Researchers estimate that there was an 80% carbon footprint reduction when using renewable hydrocarbon biofuels instead of traditional petroleum-sourced fuels
Working with General Motors, University of Michigan mechanical engineers put together a renewable diesel vehicle demonstration. Using 100% renewable hydrocarbon biofuels, engineers estimate that there was an 80% reduction in the carbon footprint over the use of traditional, petroleum-sourced fuels. Both a Chevy Cruze diesel and GMC Sierra Pickup diesel were used in this demonstration.
While the move from petroleum fuels to biofuels is not as environmentally drastic as a complete transition from diesel to electric motor power, switching to vehicles run with biofuels is a more immediate solution. Even though it is estimated that half of new cars sold will be electric in the year 2030, it will still take many more years after to make a significant dent in greenhouse gas emissions. The transition from gasoline to biofuels can occur while electric vehicle technology is further developed and institutionalized.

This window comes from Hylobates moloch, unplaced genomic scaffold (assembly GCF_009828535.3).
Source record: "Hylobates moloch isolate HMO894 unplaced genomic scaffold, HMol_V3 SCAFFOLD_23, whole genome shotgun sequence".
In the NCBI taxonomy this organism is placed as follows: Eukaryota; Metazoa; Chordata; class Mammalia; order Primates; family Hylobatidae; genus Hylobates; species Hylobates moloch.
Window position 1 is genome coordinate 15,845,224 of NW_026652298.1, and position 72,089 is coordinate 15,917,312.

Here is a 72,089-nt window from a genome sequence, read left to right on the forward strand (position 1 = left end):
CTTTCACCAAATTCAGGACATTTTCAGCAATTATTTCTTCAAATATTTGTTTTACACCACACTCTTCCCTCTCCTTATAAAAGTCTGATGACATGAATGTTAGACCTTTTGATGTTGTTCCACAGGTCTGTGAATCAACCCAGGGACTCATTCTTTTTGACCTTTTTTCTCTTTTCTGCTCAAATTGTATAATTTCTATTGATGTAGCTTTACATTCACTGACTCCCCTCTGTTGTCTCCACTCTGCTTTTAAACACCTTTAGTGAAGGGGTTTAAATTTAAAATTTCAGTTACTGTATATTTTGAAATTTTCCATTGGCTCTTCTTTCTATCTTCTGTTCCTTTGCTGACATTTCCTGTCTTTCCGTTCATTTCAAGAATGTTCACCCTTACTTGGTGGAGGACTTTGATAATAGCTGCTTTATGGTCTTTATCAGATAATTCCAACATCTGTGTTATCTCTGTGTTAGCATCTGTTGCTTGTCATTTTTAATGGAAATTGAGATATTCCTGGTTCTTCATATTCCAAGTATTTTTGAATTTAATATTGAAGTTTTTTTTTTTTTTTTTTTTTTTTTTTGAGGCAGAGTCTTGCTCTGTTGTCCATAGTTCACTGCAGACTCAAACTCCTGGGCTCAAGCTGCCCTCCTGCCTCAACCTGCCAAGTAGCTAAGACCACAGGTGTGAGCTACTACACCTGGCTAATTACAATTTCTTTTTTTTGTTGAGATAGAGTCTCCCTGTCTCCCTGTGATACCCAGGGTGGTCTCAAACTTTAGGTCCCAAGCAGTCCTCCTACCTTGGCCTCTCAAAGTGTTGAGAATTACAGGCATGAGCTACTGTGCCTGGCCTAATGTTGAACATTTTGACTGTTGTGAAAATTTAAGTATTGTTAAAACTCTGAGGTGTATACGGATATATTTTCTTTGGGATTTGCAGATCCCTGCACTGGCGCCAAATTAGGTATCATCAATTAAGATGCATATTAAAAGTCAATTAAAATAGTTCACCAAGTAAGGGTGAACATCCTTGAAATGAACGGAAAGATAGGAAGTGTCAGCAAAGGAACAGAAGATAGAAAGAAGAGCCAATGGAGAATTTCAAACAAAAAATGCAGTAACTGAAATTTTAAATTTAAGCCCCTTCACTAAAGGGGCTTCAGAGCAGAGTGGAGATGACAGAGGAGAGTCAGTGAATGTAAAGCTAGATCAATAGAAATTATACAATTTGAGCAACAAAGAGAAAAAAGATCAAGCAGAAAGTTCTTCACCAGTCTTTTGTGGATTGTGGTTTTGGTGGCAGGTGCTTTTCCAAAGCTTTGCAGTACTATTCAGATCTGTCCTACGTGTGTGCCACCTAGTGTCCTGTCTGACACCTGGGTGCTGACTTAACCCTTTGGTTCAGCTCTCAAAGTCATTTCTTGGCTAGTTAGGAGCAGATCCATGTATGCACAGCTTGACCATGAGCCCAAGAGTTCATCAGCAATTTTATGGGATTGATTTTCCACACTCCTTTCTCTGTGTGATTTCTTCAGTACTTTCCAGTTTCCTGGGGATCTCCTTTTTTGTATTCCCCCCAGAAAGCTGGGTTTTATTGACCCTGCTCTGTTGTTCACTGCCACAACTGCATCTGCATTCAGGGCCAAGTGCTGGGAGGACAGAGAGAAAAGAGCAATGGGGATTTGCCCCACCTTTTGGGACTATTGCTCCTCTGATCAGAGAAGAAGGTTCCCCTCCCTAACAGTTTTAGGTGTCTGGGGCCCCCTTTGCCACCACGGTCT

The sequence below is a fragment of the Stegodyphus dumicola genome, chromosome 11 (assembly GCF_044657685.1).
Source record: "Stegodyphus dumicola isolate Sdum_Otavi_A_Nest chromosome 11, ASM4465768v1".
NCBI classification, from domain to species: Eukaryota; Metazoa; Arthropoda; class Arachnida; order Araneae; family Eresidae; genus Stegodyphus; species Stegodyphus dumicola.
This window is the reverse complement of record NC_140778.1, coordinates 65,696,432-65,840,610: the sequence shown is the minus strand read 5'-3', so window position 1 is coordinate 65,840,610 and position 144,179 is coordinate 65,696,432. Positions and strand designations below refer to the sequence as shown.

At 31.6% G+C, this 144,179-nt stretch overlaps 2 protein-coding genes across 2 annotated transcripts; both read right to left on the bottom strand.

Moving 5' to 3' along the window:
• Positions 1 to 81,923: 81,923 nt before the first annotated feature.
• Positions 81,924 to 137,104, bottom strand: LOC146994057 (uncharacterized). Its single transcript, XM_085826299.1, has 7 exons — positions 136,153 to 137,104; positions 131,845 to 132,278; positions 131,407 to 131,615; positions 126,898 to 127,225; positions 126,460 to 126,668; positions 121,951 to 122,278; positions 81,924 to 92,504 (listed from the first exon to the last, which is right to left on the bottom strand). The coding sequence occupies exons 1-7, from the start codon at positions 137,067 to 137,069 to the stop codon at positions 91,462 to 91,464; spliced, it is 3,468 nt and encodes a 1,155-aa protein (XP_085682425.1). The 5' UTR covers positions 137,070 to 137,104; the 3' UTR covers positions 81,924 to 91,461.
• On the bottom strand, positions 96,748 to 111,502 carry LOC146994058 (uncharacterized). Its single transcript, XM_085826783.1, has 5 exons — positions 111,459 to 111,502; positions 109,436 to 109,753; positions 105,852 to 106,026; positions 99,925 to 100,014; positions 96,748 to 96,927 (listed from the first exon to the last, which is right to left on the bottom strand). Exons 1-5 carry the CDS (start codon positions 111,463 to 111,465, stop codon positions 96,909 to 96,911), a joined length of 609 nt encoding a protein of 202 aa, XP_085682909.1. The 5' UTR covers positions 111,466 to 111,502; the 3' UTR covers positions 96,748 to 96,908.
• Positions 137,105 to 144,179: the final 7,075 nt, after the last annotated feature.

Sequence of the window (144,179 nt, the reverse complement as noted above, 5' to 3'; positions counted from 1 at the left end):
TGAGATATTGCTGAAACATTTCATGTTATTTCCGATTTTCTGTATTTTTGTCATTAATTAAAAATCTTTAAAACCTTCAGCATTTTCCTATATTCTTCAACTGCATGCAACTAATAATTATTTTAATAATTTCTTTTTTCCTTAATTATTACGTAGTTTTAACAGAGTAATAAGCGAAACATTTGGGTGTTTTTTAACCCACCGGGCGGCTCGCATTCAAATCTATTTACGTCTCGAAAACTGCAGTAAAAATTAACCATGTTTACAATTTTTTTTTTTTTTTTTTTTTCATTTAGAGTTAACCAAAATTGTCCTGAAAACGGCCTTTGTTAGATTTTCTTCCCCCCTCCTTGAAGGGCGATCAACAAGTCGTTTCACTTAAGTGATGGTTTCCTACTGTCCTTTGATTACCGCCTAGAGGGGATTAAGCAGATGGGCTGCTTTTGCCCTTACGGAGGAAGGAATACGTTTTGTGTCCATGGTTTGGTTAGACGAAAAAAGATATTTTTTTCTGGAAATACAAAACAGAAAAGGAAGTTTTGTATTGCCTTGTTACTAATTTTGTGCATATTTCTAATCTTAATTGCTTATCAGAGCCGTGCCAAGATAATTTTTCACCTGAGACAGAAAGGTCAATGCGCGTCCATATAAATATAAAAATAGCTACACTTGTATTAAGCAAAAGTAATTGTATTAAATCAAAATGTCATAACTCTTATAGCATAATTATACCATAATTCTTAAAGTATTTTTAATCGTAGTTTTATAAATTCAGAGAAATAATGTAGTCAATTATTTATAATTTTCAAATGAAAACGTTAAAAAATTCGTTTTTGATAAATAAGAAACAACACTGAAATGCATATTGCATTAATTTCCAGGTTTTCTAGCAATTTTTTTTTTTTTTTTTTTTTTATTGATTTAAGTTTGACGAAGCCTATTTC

The renewable diesel fuel used in the demonstration consists of bio-derived hydrocarbons from plant oils and animal fats. Because this carbon comes from within the biogenic carbon cycle, it would add much less carbon to the atmosphere than traditional diesel fuel.
This research was led by André Boehman, a Professor at University of Michigan Mechanical Engineering and Director of the W.E. Lay Automotive Laboratory.